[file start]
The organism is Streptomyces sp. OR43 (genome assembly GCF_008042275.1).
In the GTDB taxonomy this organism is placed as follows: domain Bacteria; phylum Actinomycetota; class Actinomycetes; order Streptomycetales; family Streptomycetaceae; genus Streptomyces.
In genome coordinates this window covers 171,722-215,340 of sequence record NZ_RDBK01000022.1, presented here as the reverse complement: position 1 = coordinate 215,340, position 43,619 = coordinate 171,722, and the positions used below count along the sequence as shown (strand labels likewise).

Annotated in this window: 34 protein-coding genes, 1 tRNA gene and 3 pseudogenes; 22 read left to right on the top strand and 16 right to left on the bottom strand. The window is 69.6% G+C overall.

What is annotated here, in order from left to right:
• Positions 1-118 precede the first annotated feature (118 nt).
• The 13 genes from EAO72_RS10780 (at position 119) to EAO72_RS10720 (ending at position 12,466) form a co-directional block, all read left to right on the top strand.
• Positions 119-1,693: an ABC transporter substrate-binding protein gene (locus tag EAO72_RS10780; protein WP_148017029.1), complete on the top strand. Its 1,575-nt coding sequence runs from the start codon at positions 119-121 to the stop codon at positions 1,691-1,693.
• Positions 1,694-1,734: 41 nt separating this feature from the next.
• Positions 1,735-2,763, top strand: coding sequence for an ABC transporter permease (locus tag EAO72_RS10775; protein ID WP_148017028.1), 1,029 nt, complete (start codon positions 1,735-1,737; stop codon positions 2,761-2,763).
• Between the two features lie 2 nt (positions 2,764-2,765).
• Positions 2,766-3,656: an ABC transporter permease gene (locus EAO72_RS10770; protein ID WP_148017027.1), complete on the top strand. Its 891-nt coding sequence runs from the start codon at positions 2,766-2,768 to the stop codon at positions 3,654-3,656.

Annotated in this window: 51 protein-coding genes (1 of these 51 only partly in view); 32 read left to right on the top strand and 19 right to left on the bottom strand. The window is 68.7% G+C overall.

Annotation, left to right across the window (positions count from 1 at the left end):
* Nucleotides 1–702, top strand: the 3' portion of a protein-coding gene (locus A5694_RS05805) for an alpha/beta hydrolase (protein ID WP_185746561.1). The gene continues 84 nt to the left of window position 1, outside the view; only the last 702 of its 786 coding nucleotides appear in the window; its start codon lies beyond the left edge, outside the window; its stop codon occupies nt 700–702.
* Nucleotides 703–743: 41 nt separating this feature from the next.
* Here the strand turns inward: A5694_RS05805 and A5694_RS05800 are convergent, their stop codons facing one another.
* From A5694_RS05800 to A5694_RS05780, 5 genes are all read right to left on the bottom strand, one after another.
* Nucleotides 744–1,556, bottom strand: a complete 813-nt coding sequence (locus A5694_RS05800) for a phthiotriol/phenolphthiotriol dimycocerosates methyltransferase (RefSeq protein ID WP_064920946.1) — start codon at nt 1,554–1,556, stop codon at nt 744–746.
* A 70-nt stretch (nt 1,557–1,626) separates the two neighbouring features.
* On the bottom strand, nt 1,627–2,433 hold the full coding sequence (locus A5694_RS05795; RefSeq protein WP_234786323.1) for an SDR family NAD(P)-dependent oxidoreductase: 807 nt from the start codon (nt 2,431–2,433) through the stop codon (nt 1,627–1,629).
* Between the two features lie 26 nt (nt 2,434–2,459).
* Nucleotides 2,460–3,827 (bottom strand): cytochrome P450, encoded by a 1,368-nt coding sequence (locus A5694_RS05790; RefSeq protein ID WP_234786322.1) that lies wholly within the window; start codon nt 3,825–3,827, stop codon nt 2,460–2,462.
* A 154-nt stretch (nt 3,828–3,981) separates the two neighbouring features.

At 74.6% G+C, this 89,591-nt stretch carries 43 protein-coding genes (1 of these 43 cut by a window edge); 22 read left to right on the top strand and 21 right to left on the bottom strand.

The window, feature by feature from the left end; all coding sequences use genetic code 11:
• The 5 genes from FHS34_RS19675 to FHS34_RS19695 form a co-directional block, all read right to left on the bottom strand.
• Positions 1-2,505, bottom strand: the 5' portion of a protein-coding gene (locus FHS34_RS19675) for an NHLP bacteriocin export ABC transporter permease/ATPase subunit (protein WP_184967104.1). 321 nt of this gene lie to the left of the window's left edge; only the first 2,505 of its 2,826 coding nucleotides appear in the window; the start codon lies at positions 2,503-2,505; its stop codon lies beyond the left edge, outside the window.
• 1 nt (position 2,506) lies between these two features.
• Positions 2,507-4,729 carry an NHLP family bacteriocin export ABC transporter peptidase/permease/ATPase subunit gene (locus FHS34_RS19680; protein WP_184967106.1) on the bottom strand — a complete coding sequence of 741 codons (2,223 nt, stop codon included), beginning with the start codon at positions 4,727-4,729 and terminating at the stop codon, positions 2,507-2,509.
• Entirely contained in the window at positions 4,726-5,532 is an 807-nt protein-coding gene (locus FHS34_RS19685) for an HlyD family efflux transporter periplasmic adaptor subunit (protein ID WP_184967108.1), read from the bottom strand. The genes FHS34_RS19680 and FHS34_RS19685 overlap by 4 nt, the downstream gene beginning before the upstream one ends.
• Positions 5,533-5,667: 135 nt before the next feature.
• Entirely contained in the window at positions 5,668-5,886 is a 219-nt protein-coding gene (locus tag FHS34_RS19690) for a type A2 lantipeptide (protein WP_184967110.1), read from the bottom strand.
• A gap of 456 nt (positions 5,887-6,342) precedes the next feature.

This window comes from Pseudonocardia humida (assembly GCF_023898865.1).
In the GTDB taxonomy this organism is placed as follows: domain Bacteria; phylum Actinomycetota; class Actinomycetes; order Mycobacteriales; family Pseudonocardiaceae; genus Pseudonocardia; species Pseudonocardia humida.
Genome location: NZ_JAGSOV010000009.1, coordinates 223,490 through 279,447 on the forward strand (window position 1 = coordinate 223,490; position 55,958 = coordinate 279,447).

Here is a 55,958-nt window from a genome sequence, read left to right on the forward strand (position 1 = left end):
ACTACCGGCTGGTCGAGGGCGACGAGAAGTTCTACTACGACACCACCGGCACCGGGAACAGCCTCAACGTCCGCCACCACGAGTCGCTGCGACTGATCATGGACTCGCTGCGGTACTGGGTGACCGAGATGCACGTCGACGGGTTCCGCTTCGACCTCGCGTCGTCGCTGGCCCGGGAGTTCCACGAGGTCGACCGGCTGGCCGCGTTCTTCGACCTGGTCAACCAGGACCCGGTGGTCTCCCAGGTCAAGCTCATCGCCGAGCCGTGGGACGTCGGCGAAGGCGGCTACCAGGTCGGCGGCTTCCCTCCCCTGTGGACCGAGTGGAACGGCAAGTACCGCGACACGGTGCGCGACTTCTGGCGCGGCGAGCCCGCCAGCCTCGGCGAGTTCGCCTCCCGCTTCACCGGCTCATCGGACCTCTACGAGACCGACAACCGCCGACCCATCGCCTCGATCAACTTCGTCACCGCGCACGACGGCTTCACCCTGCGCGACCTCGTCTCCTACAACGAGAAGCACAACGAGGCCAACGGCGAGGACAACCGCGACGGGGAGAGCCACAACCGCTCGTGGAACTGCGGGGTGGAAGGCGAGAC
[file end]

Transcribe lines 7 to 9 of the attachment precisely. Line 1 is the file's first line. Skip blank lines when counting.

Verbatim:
• The 13 genes from EAO72_RS10780 (at position 119) to EAO72_RS10720 (ending at position 12,466) form a co-directional block, all read left to right on the top strand.
• Positions 119-1,693: an ABC transporter substrate-binding protein gene (locus tag EAO72_RS10780; protein WP_148017029.1), complete on the top strand. Its 1,575-nt coding sequence runs from the start codon at positions 119-121 to the stop codon at positions 1,691-1,693.
• Positions 1,694-1,734: 41 nt separating this feature from the next.